Parks, leisure and the arts Victoria Park Conservation Area

Victoria Park and its buildings today

A relatively small proportion of houses from the 1830s and 1840s still exist. As in any part of the city, redevelopment takes place and large gardens of old houses are seen by some as lucrative sites for new building. In several cases an old house was preserved and greatly extended, as is the case with Xaverian College where new buildings have been constructed in the grounds over a long period. St Anselm Hall, originally known as Kent House, has also been subjected to periodic extension.

Houses on Oxford Place were demolished in 1910 to make way for Hulme Hall, a university hall of residence, which is a large building designed in the Arts and Crafts style and incorporating a quadrangle. Many more high-quality buildings were built on the site in the 1960s and later.

Some sites in Victoria Park remained vacant until around the turn of the century, a good example being the First Church of Christ Scientist on Daisy Bank Road - now the Edgar Wood Centre - which was built on a green site in 1903. By 1971 it had fallen into disrepair and its use as a church ended. Restoration was completed by 1976, when it was used as an annexe to Elizabeth Gaskell College. It is regarded as a masterpiece - one of the most original buildings of its period. It was designed in the Arts and Crafts style with Art Nouveau motifs and is a grade I listed building.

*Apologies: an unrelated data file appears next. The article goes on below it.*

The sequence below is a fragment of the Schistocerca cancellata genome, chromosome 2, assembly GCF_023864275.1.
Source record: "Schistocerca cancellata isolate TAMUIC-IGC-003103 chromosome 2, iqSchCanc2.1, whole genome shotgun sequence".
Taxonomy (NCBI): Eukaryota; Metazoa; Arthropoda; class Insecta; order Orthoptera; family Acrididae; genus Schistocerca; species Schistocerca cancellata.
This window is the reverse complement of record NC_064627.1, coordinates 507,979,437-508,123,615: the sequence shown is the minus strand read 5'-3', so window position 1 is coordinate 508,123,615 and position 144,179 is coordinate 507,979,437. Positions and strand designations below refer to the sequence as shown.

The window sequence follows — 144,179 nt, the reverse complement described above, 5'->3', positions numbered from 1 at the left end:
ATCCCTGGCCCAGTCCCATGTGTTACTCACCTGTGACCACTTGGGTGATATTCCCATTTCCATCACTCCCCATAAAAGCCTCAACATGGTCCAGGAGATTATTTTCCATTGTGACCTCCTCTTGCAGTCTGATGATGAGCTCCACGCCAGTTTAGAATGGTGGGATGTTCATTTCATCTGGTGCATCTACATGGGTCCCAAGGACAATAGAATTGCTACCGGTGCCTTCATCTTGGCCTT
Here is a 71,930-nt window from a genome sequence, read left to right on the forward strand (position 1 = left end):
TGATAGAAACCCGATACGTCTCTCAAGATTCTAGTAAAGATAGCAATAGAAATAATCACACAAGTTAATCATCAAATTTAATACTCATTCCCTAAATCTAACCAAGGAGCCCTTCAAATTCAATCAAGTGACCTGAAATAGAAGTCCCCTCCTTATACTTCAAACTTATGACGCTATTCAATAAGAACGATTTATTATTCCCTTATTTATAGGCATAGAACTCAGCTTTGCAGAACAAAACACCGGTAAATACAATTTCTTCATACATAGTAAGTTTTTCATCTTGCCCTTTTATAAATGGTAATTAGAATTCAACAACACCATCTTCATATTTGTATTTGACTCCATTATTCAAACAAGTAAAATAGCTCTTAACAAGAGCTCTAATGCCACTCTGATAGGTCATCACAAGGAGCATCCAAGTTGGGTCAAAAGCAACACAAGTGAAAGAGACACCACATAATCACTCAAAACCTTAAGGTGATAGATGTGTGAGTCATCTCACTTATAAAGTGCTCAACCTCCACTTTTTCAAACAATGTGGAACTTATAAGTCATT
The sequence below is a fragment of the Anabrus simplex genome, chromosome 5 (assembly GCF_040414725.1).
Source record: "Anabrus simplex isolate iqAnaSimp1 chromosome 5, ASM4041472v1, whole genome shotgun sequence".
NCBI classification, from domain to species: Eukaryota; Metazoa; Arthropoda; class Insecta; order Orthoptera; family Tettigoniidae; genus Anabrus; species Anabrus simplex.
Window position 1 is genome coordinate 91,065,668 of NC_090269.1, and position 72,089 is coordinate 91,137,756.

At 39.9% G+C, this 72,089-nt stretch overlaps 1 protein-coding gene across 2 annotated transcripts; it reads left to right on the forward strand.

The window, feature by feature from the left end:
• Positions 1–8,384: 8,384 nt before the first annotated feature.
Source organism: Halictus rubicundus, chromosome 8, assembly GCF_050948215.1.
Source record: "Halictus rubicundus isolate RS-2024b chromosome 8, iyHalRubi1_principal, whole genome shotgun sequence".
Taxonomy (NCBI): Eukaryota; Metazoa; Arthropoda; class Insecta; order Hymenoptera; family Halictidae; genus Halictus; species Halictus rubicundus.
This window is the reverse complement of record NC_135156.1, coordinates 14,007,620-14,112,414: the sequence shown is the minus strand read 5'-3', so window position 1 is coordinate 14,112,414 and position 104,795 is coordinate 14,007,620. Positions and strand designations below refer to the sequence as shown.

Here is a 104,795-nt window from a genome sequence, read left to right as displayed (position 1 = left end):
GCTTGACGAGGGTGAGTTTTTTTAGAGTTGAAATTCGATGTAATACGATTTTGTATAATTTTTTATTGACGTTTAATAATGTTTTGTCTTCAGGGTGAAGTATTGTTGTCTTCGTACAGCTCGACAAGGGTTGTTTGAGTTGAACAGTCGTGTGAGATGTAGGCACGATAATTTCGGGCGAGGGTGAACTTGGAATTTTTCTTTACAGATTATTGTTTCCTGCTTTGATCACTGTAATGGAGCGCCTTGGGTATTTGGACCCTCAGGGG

The Church of St Chrysostom on Conyngham Road is on the site of an earlier church, begun in the 1840s and never completed. The present building on the site was designed by G. T. Redmayne; it was re-constructed after a fire in 1904.

Dalton Hall, also designed by Redmayne, was a university hall of residence. It is the only building in the conservation area sited close to the back of pavement, all the others having broad gardens with trees to screen them. Standing next to Dalton Hall is a much more recent building - the Ellis Lloyd Jones hall of residence. Although not in the style of the early Victorian villas, it integrates into its site very well.

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